Electricity’s Spark of Life Additional Information
The Bakken Library and Museum of Electricity in Life has a Web site at http://www.thebakken.org/.
You can get basic information about electricity at http://clarkpud.apogee.net/kids/ (Clark Public Utilities).
You can learn more about the brain electrode invented by Philip Kennedy at http://www.emory.edu/COLLEGE/scienceandsociety/scienceinyourlife/capturing.htm (Emory University).
You can find the full text of Frankenstein by Mary Shelley at http://etext.lib.virginia.edu/toc/modeng/public/SheFran.html (University of Virginia).
Neuroscience for Kids
(Eric H. Chudler, University of Washington)
Books recommended by SearchIt!Science:
Electricity — Steve Parker
Published by Dorling Kindersley, 1992.
The mysterious force of electricity has been around since the beginning of the universe, but it wasn’t until the last two centuries that people have been able to harness its power. This Eyewitness Book uses detailed three-dimensional photographs and artwork to show how electricity works and how its use has changed our world. Discussions of electromagnetism, conductors and circuits, appliances, communication, and the history of electrical inventions are included, along with an index.
Looking Inside the Brain — Ron Schultz
Published by John Muir Publications, 1992.
Your brain is 2 1/2 pounds of “jellolike matter.” Inside that mass is an incredible network of nerve pathways. They send information to every part of your body. This book invites you to look inside your brain and find out how it works. Color photographs of the brain, including cross sections, and cartoon drawings illustrate many different abilities. How do you remember information, know how to walk, and grow? The relationship of the brain to the rest of the nervous system, the way the brain controls your dreams and allows you to be creative, and what can go wrong when the brain malfunctions are all explored.
Wilhelm Roentgen and the Discovery of X Rays —Kimberly Garcia
Published by Mitchell Lane Publishers, 2003.
Late one night in 1895, Wilhelm Roentgen was conducting electricity experiments in his laboratory, when he discovered “invisible light.” To test his invention, he asked his wife to place her hand on a photographic plate—for 15 minutes! That first X-ray would become more famous than Roentgen could ever have imagined! Did you know that X-rays are used for more than just medicine? They are used to authenticate paintings, stamps and coins, and for other uses as well.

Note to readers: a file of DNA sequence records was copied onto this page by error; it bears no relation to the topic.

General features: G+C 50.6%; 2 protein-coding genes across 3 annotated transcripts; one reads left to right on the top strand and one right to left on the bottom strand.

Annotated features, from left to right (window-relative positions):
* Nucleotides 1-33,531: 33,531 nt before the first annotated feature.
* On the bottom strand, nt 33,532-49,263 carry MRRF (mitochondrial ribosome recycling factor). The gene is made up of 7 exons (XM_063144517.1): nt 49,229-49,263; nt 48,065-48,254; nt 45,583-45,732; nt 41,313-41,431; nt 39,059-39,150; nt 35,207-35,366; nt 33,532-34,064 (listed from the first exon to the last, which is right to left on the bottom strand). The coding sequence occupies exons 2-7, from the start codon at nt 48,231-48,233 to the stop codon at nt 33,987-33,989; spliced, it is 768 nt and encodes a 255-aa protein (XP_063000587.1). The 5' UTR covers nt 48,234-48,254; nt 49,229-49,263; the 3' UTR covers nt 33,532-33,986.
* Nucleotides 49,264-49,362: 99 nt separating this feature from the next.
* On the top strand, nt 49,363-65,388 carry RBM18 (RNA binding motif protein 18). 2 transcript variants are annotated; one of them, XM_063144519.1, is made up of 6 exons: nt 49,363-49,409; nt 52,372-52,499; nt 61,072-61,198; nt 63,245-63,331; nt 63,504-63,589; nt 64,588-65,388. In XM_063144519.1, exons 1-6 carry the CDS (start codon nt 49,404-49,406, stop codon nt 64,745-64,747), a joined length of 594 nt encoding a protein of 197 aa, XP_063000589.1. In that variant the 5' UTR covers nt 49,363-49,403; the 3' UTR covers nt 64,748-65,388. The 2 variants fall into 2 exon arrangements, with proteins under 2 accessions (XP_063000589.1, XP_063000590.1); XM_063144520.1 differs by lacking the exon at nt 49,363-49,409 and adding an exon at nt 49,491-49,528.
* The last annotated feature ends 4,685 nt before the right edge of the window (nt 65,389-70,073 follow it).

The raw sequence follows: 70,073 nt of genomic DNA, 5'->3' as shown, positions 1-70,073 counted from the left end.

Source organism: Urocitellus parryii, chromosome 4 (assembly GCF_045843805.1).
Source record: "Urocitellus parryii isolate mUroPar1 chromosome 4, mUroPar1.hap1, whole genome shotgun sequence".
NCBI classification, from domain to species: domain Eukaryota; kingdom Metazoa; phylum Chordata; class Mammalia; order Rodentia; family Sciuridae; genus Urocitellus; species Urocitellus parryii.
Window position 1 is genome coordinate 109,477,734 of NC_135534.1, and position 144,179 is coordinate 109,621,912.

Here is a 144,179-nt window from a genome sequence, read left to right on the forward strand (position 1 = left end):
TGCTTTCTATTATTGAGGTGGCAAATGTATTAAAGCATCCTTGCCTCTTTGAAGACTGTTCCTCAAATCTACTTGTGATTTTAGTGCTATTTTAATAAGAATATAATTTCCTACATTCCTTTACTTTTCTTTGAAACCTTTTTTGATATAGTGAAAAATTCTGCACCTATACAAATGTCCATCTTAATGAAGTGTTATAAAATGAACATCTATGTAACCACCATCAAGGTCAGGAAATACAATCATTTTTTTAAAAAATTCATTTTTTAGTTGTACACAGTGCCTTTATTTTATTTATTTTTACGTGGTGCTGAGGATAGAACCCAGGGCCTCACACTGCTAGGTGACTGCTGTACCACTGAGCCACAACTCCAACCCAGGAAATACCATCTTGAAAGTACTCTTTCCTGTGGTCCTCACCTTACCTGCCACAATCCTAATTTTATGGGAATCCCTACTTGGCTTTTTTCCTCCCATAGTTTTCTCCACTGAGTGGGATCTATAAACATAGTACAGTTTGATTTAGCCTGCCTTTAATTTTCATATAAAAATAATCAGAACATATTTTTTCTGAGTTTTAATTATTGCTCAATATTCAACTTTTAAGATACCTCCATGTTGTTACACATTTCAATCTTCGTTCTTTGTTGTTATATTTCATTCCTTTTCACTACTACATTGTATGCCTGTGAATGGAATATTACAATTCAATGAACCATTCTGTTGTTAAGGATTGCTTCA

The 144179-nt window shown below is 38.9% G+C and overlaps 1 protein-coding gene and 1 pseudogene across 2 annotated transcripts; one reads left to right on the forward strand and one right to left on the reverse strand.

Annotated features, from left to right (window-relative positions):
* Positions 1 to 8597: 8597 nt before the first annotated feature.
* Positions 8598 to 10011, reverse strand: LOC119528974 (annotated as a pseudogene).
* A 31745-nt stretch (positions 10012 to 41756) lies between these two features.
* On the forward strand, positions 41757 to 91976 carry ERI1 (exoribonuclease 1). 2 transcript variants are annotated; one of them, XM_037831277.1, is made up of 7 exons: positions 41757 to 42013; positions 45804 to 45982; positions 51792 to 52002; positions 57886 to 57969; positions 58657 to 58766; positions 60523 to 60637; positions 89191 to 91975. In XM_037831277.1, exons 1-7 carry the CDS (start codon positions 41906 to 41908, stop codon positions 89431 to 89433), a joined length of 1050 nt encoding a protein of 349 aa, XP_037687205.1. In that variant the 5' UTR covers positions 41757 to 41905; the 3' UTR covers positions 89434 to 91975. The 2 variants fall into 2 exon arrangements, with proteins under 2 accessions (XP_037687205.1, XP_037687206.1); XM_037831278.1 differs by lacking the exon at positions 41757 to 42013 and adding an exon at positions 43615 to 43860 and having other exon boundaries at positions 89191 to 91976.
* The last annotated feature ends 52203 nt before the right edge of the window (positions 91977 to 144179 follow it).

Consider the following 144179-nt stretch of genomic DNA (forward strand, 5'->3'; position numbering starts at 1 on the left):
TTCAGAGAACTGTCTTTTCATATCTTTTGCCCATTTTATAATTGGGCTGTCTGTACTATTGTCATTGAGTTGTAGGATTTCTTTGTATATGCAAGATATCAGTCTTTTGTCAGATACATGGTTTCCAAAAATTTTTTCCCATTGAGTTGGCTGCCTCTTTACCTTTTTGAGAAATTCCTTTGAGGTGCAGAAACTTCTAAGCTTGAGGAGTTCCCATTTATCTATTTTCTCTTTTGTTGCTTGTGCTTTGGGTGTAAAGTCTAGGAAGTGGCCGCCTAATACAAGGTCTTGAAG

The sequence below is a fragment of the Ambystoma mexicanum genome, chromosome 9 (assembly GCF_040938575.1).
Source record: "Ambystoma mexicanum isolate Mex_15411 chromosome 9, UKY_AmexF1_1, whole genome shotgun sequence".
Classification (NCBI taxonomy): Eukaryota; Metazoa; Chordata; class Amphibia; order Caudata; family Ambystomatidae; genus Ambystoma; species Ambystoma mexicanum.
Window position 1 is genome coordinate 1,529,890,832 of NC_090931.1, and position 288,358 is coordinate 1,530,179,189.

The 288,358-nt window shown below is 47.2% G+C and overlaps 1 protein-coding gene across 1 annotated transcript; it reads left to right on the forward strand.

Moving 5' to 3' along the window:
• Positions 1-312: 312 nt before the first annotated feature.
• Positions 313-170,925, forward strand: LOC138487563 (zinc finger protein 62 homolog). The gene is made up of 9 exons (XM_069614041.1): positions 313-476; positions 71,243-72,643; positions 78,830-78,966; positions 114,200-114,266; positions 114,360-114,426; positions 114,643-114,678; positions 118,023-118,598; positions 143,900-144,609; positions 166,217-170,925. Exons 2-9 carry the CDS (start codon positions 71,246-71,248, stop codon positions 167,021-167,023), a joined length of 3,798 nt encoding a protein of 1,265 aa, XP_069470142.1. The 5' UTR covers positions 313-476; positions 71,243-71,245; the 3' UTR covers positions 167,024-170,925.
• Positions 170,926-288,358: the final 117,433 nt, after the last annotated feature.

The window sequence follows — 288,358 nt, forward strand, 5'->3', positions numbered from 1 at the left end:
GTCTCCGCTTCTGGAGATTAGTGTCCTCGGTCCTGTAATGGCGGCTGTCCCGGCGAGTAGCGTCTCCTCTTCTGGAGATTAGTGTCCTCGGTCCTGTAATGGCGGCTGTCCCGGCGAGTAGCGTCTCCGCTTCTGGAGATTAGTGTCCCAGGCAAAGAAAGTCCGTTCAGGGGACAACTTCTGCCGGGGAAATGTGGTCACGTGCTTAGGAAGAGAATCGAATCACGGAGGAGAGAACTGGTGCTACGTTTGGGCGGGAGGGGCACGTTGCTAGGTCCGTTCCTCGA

electricity 1. The collection of physical effects resulting from the existence of charged particles, especially electrons and protons, and their interactions. Particles with like charges repel each other. Particles with opposite charges attract each other. 2. The electric current generated by the flow of electrons around a circuit and used as a source of power.
electrocardiogram (EKG) A recording of the electrical activity of the heart. The electrocardiogram is used by doctors to analyze how well the heart is working and to diagnose heart rhythms. The machine used to record an electrocardiogram is called an electrocardiograph.
electroencephalogram (EEG) A recording of the electrical activity of the brain. It is used to diagnose abnormalities of the brain. The machine used to record an encephalogram is called an encephalograph.
nerve cell Any of the cells of the nervous system. Nerve cells typically consist of a cell body, which contains a nucleus and receives incoming nerve impulses, and an axon, which carries impulses away from the cell body. Also called neuron.
Copyright © 2002, 2003 Houghton-Mifflin Company. All rights reserved. Used with permission.